I hate internet culture


Credit: Reddit

I hate internet culture

Recently, the website Reddit started pursuing a policy of anti-harassment and promoting a safer space for its user base. This policy entailed banning several subreddits, including one dedicated to racism, and another for harassing overweight individuals. What ensued can essentially be described as a massive temper tantrum: users from these hate-filled subreddits started leaking into the defaults–where the more casual users usually post and comment.

Personally, I find it infuriating that the admins haven’t filtered Reddit already, and that they only seem to act whenever the website is about to receive negative attention. The degree of neglect and lack of content moderation by the admins towards the community was so severe that the white supremacist forum Stormfront, at one point, named Reddit a “fertile ground for recruitment.”

I feel that this fiasco encapsulates the essence of what irks me about internet culture. Under the misguided belief that all opinions are created equal, several communities lashed out against what amounts to a basic moderating policy that was much overdue in the first place.

Claims of censorship were made, despite the fact that it was a decision made by a private business to ‘clean up’ their own community. However, that principle basically gets thrown out the window when dealing with a privately hosted website. In the same way that any other business has a right to throw out customers that harass other customers, the lack of a literal physical front does not make Reddit exception. Not only was the decision to ban certain subreddits perfectly within their rights, it was also the right thing to do. It’s only logical that a website that claims to be an open community to crack down on hate speech hosted on its own servers. And yet, Reddit still suffers from an endemic spread of various bigoted ideologies seeping into the mainstream.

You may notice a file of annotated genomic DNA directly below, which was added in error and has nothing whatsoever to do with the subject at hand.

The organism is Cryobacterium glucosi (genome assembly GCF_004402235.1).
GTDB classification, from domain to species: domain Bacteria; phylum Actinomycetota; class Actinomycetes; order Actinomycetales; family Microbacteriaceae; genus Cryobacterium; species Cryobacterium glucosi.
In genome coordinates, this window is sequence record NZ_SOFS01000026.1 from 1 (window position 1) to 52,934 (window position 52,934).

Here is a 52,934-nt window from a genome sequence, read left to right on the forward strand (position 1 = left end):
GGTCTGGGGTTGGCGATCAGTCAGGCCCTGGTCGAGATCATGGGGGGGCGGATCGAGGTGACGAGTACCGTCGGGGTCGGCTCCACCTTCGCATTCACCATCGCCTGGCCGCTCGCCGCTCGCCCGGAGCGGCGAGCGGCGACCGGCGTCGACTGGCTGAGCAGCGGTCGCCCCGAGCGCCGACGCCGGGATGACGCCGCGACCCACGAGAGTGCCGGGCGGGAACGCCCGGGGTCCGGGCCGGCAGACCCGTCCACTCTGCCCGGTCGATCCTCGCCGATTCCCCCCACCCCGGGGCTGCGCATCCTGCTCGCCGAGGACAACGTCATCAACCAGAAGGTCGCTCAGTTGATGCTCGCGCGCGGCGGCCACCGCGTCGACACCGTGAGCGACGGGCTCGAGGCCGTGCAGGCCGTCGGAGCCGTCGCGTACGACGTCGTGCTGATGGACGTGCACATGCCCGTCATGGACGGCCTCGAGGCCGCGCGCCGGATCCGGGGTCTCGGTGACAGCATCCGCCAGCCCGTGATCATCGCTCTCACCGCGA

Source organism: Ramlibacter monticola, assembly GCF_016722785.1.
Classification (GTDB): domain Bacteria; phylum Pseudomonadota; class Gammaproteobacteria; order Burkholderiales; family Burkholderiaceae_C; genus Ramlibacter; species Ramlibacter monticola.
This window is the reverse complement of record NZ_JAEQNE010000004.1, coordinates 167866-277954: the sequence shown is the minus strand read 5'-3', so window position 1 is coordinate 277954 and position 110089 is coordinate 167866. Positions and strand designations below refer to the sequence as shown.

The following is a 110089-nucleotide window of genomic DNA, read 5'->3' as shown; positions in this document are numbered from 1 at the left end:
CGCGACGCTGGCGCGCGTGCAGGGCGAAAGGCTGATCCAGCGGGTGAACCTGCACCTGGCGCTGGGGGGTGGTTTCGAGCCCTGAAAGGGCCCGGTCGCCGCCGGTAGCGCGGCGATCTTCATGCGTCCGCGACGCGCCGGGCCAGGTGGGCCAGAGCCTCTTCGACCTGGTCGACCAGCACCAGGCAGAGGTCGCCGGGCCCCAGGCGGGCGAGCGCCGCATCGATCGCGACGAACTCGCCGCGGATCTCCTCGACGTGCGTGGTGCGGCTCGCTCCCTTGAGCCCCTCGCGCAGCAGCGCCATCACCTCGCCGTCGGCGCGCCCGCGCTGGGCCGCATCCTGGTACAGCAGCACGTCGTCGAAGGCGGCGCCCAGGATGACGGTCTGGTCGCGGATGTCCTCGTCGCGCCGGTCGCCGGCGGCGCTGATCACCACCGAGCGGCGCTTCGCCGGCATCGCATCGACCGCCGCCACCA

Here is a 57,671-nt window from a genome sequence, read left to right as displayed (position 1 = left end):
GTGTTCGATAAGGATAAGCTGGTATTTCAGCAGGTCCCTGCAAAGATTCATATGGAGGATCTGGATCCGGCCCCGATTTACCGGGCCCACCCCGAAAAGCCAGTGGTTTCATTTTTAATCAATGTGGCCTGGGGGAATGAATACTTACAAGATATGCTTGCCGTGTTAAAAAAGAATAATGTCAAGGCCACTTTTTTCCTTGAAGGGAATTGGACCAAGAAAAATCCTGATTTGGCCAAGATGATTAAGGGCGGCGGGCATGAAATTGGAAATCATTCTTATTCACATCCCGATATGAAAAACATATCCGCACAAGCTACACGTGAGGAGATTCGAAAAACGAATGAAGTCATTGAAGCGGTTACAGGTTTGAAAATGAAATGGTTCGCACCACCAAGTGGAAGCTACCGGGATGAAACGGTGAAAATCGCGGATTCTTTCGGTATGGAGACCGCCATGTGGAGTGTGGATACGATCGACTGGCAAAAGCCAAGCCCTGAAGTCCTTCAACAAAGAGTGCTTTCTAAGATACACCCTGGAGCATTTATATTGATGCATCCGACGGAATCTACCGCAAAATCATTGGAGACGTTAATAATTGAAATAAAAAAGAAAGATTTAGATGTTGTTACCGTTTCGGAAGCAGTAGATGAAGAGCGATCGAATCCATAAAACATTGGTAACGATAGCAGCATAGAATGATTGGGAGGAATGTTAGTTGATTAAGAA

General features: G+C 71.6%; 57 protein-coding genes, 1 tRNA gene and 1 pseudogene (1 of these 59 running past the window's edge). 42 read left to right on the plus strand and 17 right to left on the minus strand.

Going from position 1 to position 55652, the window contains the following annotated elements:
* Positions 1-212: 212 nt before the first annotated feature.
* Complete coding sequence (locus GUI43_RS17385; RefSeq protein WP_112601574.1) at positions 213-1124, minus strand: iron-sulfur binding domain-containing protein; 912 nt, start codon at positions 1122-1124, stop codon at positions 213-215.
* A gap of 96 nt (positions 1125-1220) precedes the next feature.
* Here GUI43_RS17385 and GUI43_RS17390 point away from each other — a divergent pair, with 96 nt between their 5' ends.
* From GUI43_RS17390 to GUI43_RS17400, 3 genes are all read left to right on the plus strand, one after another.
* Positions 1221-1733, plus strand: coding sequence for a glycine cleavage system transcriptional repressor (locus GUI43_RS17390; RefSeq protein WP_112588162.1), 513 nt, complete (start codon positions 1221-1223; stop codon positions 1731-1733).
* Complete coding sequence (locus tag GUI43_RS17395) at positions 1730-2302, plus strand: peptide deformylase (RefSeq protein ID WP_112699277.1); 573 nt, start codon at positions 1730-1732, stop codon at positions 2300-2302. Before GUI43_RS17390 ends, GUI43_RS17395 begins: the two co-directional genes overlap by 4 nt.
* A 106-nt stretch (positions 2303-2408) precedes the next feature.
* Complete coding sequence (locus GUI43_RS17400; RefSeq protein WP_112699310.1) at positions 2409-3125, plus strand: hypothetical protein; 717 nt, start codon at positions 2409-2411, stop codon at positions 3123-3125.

Really, I view this as a problem of internet culture. With so many people out there using more or less equal opportunity platforms to express their opinions, perhaps it’s inevitable for hate speech to propagate so quickly. The technological efficiency of the internet does not discriminate, no matter what a terrible piece of garbage the content may be. On top of that, add the fact that information received by a user is filtered either knowingly or unknowingly to show what the user wants to see, and

the internet seems more like a cluster of isolated echo chambers rather than a space for the open exchange of information as it has a reputation for.

— Chris Kim


The way I see it, the companies that run these content aggregators have a responsibility to create environments that discourage hate speech. I would even go as far to say that not doing so would mean helping hate speech propagate, as they would be allowing hate speech to be spread using their privately-owned infrastructure and technology. I know it probably won’t be an easy job to create a safe space online, but running multi-million user websites was never supposed to be easy.